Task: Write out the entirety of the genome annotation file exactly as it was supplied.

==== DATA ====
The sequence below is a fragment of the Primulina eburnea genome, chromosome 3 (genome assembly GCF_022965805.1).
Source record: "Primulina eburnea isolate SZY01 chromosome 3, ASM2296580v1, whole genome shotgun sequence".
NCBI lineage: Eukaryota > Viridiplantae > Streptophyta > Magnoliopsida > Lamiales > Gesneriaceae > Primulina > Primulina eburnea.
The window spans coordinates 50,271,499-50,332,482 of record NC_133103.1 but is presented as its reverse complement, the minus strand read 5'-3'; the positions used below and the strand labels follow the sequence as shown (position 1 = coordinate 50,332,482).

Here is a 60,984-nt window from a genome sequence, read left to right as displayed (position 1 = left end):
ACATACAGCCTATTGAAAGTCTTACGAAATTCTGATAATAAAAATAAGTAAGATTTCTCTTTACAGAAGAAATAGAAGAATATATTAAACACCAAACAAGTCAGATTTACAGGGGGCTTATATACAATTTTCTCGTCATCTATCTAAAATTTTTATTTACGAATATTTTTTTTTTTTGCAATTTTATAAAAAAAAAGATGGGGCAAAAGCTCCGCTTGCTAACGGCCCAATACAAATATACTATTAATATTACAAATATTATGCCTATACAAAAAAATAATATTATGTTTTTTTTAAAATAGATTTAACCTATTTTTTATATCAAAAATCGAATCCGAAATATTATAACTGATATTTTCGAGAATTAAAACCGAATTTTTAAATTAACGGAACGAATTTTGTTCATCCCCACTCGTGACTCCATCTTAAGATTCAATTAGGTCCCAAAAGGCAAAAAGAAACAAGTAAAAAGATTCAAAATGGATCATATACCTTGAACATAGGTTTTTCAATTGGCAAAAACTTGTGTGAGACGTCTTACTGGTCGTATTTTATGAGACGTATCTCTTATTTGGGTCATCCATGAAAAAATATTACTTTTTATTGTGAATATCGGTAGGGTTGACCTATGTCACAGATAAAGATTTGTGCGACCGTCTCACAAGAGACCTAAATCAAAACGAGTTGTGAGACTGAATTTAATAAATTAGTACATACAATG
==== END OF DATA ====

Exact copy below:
The sequence below is a fragment of the Primulina eburnea genome, chromosome 3 (genome assembly GCF_022965805.1).
Source record: "Primulina eburnea isolate SZY01 chromosome 3, ASM2296580v1, whole genome shotgun sequence".
NCBI lineage: Eukaryota > Viridiplantae > Streptophyta > Magnoliopsida > Lamiales > Gesneriaceae > Primulina > Primulina eburnea.
The window spans coordinates 50,271,499-50,332,482 of record NC_133103.1 but is presented as its reverse complement, the minus strand read 5'-3'; the positions used below and the strand labels follow the sequence as shown (position 1 = coordinate 50,332,482).

Here is a 60,984-nt window from a genome sequence, read left to right as displayed (position 1 = left end):
ACATACAGCCTATTGAAAGTCTTACGAAATTCTGATAATAAAAATAAGTAAGATTTCTCTTTACAGAAGAAATAGAAGAATATATTAAACACCAAACAAGTCAGATTTACAGGGGGCTTATATACAATTTTCTCGTCATCTATCTAAAATTTTTATTTACGAATATTTTTTTTTTTTGCAATTTTATAAAAAAAAAGATGGGGCAAAAGCTCCGCTTGCTAACGGCCCAATACAAATATACTATTAATATTACAAATATTATGCCTATACAAAAAAATAATATTATGTTTTTTTTAAAATAGATTTAACCTATTTTTTATATCAAAAATCGAATCCGAAATATTATAACTGATATTTTCGAGAATTAAAACCGAATTTTTAAATTAACGGAACGAATTTTGTTCATCCCCACTCGTGACTCCATCTTAAGATTCAATTAGGTCCCAAAAGGCAAAAAGAAACAAGTAAAAAGATTCAAAATGGATCATATACCTTGAACATAGGTTTTTCAATTGGCAAAAACTTGTGTGAGACGTCTTACTGGTCGTATTTTATGAGACGTATCTCTTATTTGGGTCATCCATGAAAAAATATTACTTTTTATTGTGAATATCGGTAGGGTTGACCTATGTCACAGATAAAGATTTGTGCGACCGTCTCACAAGAGACCTAAATCAAAACGAGTTGTGAGACTGAATTTAATAAATTAGTACATACAATG